Digital technology majorly helps doctors amid pandemic: IDI

Digital technology majorly helps doctors amid pandemic: IDI

Head of the Indonesian Medical Association (IDI) Daeng M. Faqih. (ANTARA/Andi Firdaus).

Jakarta (ANTARA) - Head of the Indonesian Medical Association (IDI) Daeng M. Faqih affirmed that digital technology played a crucial role in helping doctors serve patients amid the COVID-19 pandemic.

"Since the start of the pandemic, the IDI has continued to urge doctors to reduce face-to-face services. However, services for patients must continue to run by using complete personal protective equipment," Faqih noted at the National Doctor's Day Special HaloTalks event monitored through the Zoom application here, Friday.

The IDI head remarked that the number of doctors available in Indonesia currently reached 196 thousand. Of the total doctors spread across the country, 40 thousand are specialists, four thousand are internal medicine doctors, and two thousand are pulmonary specialists.

According to Faqih, the limited number of doctors is further complicated by the challenges presented by the COVID-19 pandemic, which has protracted for almost two years.

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"The lack of specialist physicians (for COVID-19 patients) has posed an obstacle in handling COVID-19. Finally, it was agreed that other specialists might treat COVID-19 (patients) as long as they have been trained," Faqih noted.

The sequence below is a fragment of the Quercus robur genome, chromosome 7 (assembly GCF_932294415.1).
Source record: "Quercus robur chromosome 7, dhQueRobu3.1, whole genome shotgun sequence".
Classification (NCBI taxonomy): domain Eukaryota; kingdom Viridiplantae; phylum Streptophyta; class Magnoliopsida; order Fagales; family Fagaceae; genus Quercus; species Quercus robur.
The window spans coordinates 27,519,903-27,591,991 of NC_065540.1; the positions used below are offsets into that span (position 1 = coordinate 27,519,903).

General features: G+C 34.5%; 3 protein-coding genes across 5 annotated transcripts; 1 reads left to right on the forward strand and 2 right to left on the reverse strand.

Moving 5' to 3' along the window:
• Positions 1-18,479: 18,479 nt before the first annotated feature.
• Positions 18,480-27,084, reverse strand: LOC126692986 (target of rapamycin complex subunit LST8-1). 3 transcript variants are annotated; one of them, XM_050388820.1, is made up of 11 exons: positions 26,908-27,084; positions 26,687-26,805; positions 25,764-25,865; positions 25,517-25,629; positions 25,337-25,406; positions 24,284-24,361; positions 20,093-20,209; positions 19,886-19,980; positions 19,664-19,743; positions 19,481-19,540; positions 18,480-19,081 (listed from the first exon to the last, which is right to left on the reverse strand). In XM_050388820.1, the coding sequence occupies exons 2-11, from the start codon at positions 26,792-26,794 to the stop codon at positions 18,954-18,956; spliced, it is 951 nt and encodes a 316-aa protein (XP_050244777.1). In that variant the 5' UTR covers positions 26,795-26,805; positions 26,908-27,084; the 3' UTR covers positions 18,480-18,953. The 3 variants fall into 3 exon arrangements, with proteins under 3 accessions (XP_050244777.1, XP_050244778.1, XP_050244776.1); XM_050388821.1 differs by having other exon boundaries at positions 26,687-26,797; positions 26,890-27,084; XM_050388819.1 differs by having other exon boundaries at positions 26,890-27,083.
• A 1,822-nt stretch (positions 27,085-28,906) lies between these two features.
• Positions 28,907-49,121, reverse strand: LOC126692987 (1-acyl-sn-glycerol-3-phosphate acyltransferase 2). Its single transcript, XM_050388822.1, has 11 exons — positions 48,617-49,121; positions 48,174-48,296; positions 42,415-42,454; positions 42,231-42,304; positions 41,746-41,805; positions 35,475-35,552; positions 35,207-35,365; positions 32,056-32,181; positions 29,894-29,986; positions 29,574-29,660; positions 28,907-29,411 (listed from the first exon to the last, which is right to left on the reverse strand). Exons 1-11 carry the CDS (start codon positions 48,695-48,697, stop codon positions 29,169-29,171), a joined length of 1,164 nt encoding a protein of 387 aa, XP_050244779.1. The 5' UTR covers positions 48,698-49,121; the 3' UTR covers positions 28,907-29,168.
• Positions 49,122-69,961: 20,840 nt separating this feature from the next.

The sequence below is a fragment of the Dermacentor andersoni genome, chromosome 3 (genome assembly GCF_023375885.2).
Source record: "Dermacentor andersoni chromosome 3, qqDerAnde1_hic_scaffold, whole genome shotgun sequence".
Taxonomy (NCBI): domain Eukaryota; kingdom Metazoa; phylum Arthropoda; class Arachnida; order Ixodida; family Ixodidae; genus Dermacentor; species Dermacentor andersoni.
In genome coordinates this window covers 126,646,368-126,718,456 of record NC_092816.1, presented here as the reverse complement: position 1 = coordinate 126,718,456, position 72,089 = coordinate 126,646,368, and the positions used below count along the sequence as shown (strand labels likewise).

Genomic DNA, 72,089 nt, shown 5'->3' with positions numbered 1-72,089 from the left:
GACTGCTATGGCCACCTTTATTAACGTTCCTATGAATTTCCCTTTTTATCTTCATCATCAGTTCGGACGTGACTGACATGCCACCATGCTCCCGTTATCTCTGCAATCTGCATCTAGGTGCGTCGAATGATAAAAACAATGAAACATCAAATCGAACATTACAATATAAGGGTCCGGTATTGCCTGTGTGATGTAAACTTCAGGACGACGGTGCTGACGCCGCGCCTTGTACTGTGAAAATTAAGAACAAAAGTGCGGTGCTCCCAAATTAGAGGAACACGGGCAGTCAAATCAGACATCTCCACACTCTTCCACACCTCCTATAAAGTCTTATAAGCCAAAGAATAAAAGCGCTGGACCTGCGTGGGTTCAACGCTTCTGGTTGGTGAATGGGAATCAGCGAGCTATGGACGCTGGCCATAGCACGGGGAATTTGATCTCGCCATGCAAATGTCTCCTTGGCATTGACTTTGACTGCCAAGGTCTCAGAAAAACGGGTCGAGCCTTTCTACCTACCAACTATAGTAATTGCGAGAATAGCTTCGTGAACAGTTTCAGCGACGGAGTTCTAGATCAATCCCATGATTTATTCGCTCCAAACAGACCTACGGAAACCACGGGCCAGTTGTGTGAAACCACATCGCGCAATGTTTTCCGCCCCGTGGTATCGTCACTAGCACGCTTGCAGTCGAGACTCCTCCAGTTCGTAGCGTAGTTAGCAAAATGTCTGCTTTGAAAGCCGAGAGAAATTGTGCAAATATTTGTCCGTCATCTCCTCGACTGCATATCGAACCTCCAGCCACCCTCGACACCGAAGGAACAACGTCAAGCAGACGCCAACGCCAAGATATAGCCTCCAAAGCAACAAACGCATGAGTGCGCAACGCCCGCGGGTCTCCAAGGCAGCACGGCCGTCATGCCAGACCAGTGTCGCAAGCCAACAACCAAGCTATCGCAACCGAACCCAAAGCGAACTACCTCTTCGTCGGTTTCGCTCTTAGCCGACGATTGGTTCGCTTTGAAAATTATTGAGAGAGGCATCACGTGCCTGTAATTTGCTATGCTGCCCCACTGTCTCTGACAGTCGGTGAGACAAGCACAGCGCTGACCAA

Hence, he assessed that digital technology had successfully provided broader access for patients and helped ensure safety for doctors in the midst of the pandemic.

"The developments and benefits of telemedicine are extraordinary, right from helping expedite vaccinations to providing self-isolation services," the IDI head noted.

Without the help of technology, it would be impossible to do such things, especially with the large number of COVID-19 patients and the limited number of health workers and health facilities available, he noted.

"Indonesia has a very wide area. Hence, access to health must be opened as wide as possible, and telemedicine is the answer," he remarked.

The first case of COVID-19 was confirmed in Indonesia in March 2020. According to data from the National Disaster Mitigation Agency (BNPB), as of October 22, 2021, at least 4,238,594 people have tested positive for COVID-19 in the country, while 4,080,351 people recovered, and 143,153 people succumbed to the deadly virus. 

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